ShareThis Page

'O Starry Night:' Petersen ready for big pop event

| Wednesday, Dec. 4, 2013, 9:00 p.m.
Red Music
Backstreet Boys
Epic Records
The Fray
Hollywood Records
Plain White T's
RCA Records
Gavin DeGraw
Epic Records
Avril Lavigne
Wind Up Records
Five for Fighting, aka John Ondrasik

The music will flow freely Dec. 10, when six big-name pop acts come to Oakland for 100.7 Star (WBZZ-FM) radio's “O Starry Night” concert.

The show at the Petersen Events Center, sponsored by the Western Pennsylvania Honda dealers, is headlined by vintage boy band the Backstreet Boys, who are on a 20th anniversary tour, and includes Avril Lavigne, Gavin DeGraw, The Fray, Five for Fighting and Plain White T's.

Although the concert is named the Christmas-y “O Starry Night,” the music will be mostly pop, likely with some Yuletide songs thrown in here and there.

Backstreet Boys

The Grammy Award-nominated Backstreet Boys have sold in excess of 130 million albums worldwide in two decades of making pop music, making them the best-selling boy band in history.

Band member Brian Littrell recently told the U.K. media, “It's a marathon — you have to pace yourself. Having 20 years in the business is kind of unheard of.”

And he had this advice, in Cosmopolitan, for today's new boy bands: “Don't burn out too quick. Don't work yourselves too hard where you hate each other, and you want to split up. Your fans don't want that.”

In its 20 years, the band has been nominated for seven Grammys, performed at the largest indoor show ever recorded at the Georgia Dome during 2000's Millenium Tour and released seven consecutive albums in the Top 10 of the Billboard Top 200. Earlier this year, the band was honored with a star on the Hollywood Walk of Fame.

The Backstreet Boys released its eighth full-length studio album, “In a World Like This,” in July. It's their first with founding member Kevin Richardson since 2005's “Never Gone.” They're touring this year and next to support the new album, after two years on tour with fellow boy band New Kids on the Block.

After Richardson announced his return to the fold in early 2012, the group's five members headed to the United Kingdom to spend three weeks living and writing together with producer Martin Terefe (Jason Mraz, Train).

“It was one of the best bonding experiences we've ever had,” says member Howie Dorough, on the band's website. “We focused on the music. We had the opportunity to hone in on where we wanted to go creatively, and we got to know each other on a new level with Kevin back. The group has a different dynamic with him. The sound feels complete and fully rounded.”

He says the band is stronger than ever and has grown more and more with every album.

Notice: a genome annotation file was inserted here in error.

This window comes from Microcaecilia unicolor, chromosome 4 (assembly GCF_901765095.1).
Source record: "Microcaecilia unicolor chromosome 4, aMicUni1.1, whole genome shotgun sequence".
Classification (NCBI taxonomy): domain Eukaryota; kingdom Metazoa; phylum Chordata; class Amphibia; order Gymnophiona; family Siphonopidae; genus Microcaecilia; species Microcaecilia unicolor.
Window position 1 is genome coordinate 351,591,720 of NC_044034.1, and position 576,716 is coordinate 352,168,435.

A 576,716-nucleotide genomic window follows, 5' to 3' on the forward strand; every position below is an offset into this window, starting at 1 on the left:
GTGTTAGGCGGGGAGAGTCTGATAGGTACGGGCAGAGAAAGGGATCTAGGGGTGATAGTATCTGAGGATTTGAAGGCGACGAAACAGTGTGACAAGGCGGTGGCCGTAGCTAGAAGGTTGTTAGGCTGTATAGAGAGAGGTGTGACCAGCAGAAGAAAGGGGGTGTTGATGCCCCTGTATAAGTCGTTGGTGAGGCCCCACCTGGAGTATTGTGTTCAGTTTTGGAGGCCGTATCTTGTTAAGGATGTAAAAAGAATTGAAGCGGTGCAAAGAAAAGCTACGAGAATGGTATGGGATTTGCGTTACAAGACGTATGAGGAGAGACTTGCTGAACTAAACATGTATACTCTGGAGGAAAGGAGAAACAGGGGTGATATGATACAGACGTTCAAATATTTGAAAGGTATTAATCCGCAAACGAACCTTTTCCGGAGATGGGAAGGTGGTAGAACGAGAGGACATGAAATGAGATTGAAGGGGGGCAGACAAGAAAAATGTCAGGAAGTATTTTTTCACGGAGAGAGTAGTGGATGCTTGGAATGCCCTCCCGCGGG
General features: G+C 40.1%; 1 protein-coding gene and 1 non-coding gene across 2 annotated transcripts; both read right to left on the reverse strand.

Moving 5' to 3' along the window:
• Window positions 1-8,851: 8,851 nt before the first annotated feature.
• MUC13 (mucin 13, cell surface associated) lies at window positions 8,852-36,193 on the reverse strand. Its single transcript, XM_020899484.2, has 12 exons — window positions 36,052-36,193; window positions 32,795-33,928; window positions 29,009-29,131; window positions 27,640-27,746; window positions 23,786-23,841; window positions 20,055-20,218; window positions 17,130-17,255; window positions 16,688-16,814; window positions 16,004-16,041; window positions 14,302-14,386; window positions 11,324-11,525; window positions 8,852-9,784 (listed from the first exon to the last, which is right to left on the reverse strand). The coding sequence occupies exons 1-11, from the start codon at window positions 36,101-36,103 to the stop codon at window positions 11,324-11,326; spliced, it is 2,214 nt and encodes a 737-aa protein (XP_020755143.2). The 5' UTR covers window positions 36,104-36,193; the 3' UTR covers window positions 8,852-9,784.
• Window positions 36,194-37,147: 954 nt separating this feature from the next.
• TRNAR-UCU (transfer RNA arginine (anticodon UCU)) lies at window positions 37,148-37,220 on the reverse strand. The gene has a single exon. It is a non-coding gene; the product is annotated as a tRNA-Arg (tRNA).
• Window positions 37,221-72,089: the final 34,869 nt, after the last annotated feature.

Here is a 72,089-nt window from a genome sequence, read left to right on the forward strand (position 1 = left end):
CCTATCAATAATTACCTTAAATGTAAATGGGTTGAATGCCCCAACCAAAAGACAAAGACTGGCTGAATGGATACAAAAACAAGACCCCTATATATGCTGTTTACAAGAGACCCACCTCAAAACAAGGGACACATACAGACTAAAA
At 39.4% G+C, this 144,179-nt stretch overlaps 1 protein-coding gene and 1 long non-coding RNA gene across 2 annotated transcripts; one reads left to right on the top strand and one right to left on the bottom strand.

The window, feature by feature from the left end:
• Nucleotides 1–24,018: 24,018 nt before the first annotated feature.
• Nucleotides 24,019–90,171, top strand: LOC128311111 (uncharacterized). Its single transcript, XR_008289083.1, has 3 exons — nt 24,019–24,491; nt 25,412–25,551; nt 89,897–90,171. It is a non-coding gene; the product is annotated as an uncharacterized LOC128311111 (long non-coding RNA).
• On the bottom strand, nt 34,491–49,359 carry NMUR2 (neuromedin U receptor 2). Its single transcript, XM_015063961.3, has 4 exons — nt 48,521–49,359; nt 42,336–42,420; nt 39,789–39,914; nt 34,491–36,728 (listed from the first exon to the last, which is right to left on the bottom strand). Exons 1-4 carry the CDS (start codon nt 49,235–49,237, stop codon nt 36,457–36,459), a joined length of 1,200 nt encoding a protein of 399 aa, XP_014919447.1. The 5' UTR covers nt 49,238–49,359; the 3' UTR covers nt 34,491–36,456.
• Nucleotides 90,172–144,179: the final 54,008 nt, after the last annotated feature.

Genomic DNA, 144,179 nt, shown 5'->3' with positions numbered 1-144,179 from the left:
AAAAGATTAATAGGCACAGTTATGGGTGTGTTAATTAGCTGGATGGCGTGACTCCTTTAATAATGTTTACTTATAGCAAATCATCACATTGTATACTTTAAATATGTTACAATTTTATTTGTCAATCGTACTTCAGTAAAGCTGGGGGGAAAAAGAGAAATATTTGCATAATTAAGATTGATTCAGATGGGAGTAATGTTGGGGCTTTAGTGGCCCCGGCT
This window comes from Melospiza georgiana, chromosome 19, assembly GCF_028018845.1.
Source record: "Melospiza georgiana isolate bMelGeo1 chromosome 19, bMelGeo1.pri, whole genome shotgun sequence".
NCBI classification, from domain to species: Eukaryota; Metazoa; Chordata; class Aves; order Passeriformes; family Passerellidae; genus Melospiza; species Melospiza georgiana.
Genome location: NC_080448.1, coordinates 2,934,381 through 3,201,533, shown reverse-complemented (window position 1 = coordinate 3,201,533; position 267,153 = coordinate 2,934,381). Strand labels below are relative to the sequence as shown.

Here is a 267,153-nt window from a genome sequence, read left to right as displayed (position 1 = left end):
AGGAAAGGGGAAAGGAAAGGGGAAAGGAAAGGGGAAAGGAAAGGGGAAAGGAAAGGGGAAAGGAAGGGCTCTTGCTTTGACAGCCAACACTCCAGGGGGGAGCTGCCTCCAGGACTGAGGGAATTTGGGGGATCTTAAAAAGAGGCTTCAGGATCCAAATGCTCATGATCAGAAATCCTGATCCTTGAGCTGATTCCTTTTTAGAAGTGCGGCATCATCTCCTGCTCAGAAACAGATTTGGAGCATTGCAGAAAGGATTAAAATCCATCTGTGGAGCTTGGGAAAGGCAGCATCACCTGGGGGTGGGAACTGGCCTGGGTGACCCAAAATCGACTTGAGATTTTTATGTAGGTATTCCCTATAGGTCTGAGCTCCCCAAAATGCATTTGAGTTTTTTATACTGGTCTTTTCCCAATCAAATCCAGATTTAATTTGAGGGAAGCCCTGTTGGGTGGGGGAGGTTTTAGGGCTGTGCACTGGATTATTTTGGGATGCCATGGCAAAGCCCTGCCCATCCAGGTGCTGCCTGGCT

“This is everything we were always meant to be,” Dorough says.

— JoAnne Klimovich Harrop

The Fray

The title of The Fray's upcoming album — “Helios,” the ancient Greek god of the sun — describes the band members' contented, optimistic place in life and their attitude, Joe King says.

King, vocalist and guitarist, says that “Helios” — which is set for release from Epic Records on Jan. 14 and includes the hit single “Love Don't Die” — reflects The Fray's sunny, happy-go-lucky place in their careers.

“It's a record that reflects just being at a beautiful place in life,” says King, who formed The Fray in 2002 along with vocalist and pianist Isaac Slade. “We're all happy as a band. ... It's up-tempo, feel-good — almost spaghetti-westernish.”

Band members wrote all of the songs on “Helios.” Although the record maintains some familiar Fray melancholy, King says, some fans may hear this sunny, new stuff and think, “Whoa, this is The Fray?”

“Writing sad songs has been easier for me, but this record has a lot more light to it,” he says. “But there's still some Fray drama in there, in the second half of the record.

Slade and King joined with drummer Ben Wysocki and guitarist Dave Welsh more than a decade ago in the Denver area. The Fray band members started writing songs and doing many local and regional gigs, and got a lot of local airplay for the hit “Over My Head (Cable Car).” Fans led a radio-driven campaign to get the band a record contract, which happened with Epic Records in 2004. The band members signed the contract onstage at the Fox Theatre in Boulder, Colo., as a hat tip to their grassroots base that led them to fame.

Probably The Fray's most famous hit is “How to Save a Life,” a Top 5 hit inspired by Slade's experience as a mentor to a crack-addicted teen and the relationships the addict lost in his downward spiral. King says that the band still gets many messages from fans who relate to the song, and singing it never gets old. In his family of songs, King calls “How to Save a Life” his “Little Johnny.”

“I'm also proud of Betty and Suzy, but Johnny comes up a lot,” King says. “It definitely catapulted the fan base for us.”

King still hears “How to Save a Life,” which has appeared on several television shows all over the place.

“I'm trying to grocery shop, the song's on, and I'm a little distracted,” he says.

King and The Fray bandmates have heard from fans ranging from those who used “How to Save a Life” as a wedding love song, to those who used it for consolation after the death of a loved one.